Double-dip? It doesn’t really matter
David Leonhardt writes today about growing fears that the economy may enter outright recession again in the next year. Is this possible? Sure.
Government spending is contracting, the trade deficit could well rise (especially with so many of our major trading partners growing slowly or outright shrinking themselves) and, most importantly, there’s no particular reason to think that consumer spending can’t go into outright reverse. For example, the jump in the personal savings rate from around 2 percent to 6 percent was a key driver of the recession – households began saving more as their housing wealth evaporated after the bubble’s burst, and the cutback in spending that is the flipside of increased saving sapped demand from the economy and contributed to the recession.
Today this savings rate sits at 5 percent – and that’s hardly a sure upper-bound on personal savings – we’ve seen rates well over twice as high for long periods of time before. Who knows what the real, non-bubble rate of personal savings is going to shake out to be?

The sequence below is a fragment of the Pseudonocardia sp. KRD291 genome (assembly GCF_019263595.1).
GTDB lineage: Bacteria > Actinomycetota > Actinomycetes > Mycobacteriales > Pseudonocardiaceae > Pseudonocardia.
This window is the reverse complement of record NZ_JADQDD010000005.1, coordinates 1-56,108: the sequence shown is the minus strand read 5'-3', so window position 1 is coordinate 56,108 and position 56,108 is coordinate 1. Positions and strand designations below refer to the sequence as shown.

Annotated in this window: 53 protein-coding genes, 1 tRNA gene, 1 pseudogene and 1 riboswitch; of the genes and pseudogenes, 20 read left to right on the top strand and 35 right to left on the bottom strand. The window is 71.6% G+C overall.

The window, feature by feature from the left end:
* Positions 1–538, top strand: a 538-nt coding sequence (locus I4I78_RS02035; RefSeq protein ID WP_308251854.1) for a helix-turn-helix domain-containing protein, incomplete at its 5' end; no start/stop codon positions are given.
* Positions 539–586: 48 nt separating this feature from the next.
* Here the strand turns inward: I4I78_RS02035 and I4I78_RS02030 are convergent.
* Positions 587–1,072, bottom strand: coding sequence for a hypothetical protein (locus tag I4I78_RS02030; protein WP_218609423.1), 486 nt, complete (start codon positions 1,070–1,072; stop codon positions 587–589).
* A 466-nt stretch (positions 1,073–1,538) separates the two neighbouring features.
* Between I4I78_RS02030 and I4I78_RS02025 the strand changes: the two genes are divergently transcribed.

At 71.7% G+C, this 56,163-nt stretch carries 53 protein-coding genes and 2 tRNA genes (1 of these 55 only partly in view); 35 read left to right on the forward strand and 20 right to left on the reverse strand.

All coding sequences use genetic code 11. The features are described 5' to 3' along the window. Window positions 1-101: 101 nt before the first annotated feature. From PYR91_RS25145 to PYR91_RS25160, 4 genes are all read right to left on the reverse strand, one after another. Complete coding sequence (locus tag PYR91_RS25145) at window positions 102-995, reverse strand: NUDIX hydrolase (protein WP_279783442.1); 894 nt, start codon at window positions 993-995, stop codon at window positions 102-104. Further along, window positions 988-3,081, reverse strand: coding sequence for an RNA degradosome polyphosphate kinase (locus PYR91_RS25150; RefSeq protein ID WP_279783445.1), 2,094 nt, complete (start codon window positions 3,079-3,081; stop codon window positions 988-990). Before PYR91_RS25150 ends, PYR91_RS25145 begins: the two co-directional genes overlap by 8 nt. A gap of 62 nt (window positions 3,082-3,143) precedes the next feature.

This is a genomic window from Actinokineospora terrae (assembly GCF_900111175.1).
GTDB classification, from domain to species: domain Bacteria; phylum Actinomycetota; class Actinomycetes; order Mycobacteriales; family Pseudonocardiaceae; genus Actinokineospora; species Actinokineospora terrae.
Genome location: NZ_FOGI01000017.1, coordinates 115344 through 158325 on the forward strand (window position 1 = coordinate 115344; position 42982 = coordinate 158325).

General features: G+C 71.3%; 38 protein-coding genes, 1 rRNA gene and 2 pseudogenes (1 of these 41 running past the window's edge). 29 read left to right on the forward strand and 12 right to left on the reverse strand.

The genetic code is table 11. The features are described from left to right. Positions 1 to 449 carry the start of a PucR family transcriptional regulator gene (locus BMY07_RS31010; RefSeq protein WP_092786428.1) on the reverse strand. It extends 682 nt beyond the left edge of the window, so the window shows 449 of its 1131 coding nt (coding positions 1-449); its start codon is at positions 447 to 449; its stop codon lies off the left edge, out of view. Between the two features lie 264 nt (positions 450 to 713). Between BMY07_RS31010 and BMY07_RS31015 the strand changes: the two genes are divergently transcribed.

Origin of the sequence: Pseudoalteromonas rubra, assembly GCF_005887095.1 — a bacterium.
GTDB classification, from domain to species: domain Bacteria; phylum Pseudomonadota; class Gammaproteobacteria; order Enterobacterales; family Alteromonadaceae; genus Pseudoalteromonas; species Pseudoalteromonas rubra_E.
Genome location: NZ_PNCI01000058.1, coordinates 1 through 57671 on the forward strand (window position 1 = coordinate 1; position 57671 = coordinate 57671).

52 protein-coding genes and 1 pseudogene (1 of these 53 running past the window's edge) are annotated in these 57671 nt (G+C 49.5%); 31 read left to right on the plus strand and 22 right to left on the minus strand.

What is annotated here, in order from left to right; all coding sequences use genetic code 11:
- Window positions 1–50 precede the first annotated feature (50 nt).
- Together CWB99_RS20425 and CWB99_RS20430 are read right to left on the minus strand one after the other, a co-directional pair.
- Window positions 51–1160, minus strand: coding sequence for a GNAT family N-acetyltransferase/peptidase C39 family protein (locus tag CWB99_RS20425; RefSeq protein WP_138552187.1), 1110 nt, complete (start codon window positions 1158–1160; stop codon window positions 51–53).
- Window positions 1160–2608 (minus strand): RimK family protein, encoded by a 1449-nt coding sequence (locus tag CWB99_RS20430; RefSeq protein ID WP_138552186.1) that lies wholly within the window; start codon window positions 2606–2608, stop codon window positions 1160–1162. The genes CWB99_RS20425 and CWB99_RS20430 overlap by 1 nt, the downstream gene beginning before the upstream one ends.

All this said, I don’t think that an outright double-dip is nearly the most likely scenario for the next year. Is this a rare outbreak of EPI-optimism on the economy? Nope. As our president Larry Mishel pointed out yesterday, forecasts for unemployment a year from now predict essentially no change. We should expect, absent a big policy change, the same 9-point-whatever percent unemployment then as we have now. And this is the non-recessionary prediction!
The most likely scenario, while not an outright double-dip, is sluggish growth that is far too slow to put a real dent in joblessness; zero is not the magic number signifying when you should start worrying about economic performance.
You should have started worrying a long time ago…